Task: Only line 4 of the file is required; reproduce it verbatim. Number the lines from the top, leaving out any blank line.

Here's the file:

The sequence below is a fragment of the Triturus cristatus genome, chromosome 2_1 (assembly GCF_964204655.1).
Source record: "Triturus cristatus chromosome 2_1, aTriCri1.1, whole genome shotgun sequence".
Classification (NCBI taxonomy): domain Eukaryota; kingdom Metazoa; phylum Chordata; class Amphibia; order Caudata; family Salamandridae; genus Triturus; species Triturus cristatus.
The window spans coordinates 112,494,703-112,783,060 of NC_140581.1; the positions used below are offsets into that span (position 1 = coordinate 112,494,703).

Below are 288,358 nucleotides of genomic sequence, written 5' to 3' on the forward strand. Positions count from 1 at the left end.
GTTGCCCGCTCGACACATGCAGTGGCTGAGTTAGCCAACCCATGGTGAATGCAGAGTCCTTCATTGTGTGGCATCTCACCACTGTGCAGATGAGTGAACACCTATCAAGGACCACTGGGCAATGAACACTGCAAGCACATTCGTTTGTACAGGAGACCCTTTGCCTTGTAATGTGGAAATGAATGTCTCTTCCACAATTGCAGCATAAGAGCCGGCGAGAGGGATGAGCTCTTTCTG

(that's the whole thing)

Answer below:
The window spans coordinates 112,494,703-112,783,060 of NC_140581.1; the positions used below are offsets into that span (position 1 = coordinate 112,494,703).